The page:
Butter Chicken was introduced to Chennai by tandoori restaurants. I used to frequent the Piccadilly Tandoor restaurant in the late ’70s especially for their divine butter chicken. I longed to make this at home, but I was never satisfied with the results I obtained from recipes I found in books. It was only after watching several YouTube videos that I understood the technique of making butter chicken, and starting making it regularly at home. This recipe gives a better butter chicken than what many restaurants serve – if I do say so myself 🙂 Butter chicken is usually served with naan at restaurants. I also usually have it with Homemade Naan, but this time I tried it with homemade bread, and the result was just as heavenly!
The temperature has crossed 36° C in Chennai, and you can hear the sound of kids playing all day. Yep, it’s the summer holidays, and that’s the perfect time to experiment with different types of ice cream. Papaya is available all year round, and relatively inexpensive. It is also quite nutritious, but as some people don’t like the taste of papaya, I thought of making an ice cream. I was inspired by Hawaiian cookery to make this extremely quick and easy and delectable papaya ice cream.
Kuzhippaniaram is traditionally made with dosai batter. I came up with this recipe one morning when I wanted to make vermicelli uppuma but found I had only one cup of vermicelli. While wondering what to do, I had a brainwave: why not make a kuzhippaniaram with vermicelli? I then extended this concept to include other wheat products, creating this very unique combination of a South Indian dish made with wheat (which doesn’t grow here). This goes extremely well with Vengaya Sambar and Coconut Thuvaiyal.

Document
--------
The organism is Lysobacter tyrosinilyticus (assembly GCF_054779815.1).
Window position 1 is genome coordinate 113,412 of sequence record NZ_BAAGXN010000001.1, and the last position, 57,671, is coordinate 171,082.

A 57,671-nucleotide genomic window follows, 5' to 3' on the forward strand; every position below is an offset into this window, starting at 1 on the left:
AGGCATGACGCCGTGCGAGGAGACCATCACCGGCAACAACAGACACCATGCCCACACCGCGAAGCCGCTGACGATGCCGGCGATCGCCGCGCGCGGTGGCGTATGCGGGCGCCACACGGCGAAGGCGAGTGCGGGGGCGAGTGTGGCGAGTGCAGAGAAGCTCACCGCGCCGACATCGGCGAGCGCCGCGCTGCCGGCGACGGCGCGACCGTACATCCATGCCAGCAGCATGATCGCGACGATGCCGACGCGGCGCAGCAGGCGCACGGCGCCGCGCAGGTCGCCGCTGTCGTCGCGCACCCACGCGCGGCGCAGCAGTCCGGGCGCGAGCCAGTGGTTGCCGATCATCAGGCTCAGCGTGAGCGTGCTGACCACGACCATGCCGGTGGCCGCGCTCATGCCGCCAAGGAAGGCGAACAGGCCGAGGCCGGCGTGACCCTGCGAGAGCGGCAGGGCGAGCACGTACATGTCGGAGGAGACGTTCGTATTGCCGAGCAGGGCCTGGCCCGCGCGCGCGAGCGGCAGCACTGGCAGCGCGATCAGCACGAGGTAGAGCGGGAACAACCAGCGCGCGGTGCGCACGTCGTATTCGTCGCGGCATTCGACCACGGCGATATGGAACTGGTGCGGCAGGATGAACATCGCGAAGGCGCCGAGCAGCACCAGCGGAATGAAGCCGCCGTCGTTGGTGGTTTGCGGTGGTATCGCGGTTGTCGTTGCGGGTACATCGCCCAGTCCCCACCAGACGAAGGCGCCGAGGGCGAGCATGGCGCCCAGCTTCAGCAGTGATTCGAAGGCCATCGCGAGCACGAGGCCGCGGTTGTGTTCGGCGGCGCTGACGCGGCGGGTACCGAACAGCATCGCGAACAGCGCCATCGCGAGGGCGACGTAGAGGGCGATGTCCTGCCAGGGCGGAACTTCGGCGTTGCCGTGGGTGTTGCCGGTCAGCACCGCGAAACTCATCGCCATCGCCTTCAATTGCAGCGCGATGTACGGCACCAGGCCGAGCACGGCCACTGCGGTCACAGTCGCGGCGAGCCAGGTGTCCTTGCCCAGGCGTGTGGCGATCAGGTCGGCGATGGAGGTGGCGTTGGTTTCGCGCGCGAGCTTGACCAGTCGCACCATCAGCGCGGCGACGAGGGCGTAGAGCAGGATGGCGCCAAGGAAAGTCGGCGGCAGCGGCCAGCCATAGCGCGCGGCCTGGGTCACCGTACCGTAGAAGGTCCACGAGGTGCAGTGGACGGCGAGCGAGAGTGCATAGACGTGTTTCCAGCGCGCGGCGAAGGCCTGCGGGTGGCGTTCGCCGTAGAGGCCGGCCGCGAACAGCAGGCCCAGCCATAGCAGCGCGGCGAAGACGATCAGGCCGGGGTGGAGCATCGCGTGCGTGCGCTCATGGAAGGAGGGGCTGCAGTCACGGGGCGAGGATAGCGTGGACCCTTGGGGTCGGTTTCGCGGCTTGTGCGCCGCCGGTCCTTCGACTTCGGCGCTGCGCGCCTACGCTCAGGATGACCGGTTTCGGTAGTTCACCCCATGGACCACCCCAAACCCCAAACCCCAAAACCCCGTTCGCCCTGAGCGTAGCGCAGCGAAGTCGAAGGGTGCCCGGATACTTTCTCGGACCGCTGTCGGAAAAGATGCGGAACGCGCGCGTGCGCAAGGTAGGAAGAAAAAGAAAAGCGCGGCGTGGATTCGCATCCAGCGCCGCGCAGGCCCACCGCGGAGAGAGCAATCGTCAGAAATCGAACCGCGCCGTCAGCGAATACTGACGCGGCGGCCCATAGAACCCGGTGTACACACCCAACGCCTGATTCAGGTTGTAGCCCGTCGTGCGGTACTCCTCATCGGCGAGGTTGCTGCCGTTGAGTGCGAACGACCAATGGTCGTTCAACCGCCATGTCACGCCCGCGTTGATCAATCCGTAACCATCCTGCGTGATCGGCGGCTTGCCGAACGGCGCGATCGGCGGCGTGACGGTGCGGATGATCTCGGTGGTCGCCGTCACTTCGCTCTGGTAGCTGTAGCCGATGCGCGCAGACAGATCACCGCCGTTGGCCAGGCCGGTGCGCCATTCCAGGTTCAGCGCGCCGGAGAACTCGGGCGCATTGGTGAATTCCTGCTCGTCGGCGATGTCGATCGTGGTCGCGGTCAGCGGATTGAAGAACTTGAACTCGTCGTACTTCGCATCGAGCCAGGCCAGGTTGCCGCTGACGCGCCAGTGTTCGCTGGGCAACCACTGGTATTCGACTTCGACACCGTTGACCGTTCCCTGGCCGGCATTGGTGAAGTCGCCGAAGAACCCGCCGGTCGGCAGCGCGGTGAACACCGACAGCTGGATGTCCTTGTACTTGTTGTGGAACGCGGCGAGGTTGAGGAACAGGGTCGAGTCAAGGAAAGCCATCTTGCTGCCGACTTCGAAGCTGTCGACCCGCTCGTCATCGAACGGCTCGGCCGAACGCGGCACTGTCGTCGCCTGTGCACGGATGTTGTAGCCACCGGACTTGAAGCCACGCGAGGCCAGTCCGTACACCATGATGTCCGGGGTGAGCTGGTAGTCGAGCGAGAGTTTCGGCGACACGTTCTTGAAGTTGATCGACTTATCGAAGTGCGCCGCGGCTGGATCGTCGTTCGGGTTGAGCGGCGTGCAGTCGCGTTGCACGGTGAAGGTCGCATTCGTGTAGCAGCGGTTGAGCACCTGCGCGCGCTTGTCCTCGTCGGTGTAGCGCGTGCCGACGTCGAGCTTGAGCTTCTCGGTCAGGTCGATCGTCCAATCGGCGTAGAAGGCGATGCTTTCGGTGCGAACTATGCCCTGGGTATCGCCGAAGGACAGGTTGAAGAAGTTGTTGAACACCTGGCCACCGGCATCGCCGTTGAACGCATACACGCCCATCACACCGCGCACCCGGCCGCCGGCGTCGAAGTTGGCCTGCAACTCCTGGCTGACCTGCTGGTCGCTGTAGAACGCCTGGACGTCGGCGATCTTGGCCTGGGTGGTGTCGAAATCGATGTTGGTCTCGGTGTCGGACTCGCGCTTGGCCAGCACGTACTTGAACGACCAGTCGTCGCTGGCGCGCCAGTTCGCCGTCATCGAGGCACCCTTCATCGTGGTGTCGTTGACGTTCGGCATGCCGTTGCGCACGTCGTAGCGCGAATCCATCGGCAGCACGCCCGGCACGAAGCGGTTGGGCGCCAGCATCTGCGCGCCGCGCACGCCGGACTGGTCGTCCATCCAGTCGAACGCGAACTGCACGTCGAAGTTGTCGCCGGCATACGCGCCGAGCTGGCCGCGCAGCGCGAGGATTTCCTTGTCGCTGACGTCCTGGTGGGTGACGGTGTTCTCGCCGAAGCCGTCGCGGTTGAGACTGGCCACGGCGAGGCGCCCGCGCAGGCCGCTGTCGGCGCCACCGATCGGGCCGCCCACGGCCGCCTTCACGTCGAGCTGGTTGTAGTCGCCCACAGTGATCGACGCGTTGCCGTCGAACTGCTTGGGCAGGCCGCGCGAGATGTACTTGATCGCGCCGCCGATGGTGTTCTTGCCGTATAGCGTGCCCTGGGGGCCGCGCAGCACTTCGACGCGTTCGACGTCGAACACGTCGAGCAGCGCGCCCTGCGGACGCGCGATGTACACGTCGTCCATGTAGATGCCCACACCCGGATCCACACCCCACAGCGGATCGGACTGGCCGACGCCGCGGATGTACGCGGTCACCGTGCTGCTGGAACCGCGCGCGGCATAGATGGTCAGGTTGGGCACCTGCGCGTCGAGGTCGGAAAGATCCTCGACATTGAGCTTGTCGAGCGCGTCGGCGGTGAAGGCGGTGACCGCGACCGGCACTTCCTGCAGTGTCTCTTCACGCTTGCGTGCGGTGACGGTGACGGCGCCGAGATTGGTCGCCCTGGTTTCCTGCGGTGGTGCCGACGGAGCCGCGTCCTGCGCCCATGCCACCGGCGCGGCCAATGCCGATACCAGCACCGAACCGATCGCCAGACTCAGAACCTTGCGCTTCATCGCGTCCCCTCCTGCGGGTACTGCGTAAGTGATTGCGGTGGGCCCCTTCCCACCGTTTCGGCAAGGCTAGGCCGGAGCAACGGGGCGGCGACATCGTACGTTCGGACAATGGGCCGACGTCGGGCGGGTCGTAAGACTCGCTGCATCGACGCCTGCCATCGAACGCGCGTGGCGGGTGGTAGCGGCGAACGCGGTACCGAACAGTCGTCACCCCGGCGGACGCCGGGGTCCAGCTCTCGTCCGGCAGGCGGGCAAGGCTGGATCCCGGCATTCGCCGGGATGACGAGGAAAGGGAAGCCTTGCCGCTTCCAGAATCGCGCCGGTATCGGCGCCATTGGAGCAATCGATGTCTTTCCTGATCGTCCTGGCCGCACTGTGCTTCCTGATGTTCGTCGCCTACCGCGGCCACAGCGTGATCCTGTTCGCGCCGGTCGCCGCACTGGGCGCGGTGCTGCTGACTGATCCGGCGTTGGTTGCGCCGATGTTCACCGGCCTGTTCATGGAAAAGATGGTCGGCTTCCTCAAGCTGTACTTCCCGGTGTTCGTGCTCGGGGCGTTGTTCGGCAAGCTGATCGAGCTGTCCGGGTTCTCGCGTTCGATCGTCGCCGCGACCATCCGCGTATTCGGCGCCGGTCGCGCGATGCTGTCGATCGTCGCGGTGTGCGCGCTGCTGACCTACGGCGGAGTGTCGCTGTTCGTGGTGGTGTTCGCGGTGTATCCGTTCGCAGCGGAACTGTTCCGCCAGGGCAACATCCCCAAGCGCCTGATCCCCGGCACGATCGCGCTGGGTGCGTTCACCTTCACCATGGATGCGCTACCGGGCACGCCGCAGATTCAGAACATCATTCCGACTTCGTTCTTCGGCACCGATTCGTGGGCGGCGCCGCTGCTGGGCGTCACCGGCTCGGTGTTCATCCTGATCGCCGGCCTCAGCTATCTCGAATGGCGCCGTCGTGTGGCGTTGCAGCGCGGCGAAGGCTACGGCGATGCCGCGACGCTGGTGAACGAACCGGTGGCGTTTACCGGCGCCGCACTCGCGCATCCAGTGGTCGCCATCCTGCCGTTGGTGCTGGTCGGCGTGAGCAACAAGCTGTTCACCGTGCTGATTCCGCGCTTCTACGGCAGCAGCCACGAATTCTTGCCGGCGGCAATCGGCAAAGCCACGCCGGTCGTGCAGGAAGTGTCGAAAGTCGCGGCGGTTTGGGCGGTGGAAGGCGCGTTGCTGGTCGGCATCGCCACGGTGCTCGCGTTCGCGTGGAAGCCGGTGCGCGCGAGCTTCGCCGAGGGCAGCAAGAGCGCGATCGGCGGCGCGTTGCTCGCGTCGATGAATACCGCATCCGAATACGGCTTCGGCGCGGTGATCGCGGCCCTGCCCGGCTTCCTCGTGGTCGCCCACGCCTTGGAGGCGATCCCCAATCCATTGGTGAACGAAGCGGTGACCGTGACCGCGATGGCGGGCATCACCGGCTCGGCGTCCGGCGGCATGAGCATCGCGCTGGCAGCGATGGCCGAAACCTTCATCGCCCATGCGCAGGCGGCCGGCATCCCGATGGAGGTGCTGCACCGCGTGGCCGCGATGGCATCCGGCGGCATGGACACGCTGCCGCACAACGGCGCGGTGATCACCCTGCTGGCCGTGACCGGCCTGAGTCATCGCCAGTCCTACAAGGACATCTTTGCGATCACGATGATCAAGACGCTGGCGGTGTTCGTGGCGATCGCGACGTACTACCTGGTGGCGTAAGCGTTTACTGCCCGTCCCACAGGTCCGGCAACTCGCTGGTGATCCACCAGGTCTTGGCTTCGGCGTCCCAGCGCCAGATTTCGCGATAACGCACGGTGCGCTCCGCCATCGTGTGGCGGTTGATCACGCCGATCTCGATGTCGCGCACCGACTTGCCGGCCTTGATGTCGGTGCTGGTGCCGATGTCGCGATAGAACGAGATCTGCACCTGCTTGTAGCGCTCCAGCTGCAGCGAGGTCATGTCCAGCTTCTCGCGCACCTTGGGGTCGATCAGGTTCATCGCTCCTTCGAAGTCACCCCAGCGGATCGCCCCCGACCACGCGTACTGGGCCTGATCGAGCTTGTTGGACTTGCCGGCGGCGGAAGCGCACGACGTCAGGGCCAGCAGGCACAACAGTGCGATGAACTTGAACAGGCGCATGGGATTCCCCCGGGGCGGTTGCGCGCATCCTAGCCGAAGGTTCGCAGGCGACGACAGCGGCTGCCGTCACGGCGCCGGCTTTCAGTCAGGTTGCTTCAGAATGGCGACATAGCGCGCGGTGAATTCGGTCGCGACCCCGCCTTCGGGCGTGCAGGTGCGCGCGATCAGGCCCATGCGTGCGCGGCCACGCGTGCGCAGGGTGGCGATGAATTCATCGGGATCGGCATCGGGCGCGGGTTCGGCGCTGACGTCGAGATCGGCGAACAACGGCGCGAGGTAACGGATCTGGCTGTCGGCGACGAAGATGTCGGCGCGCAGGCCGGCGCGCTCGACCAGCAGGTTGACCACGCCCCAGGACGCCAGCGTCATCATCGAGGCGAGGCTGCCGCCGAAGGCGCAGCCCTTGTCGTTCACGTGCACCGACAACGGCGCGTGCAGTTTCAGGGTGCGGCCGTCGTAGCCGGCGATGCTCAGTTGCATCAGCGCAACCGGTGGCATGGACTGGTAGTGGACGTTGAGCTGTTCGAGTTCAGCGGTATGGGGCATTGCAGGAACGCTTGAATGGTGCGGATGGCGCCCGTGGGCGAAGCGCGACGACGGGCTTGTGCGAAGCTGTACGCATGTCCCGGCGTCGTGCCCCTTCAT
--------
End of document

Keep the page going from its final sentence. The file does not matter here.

The Tamil New Year falls on the first day of the Tamil Month of Chithirai (April 14). Most people celebrate with a full vegetarian meal, typically with a neem flower rasam. In our family we have never made neem flower rasam; instead, we make a special vegetarian dish to celebrate the new year. This Vegetable Biriyani and Black Gram Dhal Pakoda Kuruma is a long and involved preparation for the home chef who appreciates the art of cooking. If it is any consolation, you don’t need a wet grinder 🙂
Happy Easter everyone! Though Easter eggs are given more importance than Easter cakes, I like to bake a cake for Easter. My daughter and I were browsing through a Jewish cookbook, which I had purchased a long time ago. We came across this recipe and felt that this marble cake was befit for a festival. Jewish recipes, in general, I find use less sugar, so we increased the amount to suit our palate. Though this cake looks complicated, it is fairly easy to make and tastes absolutely divine.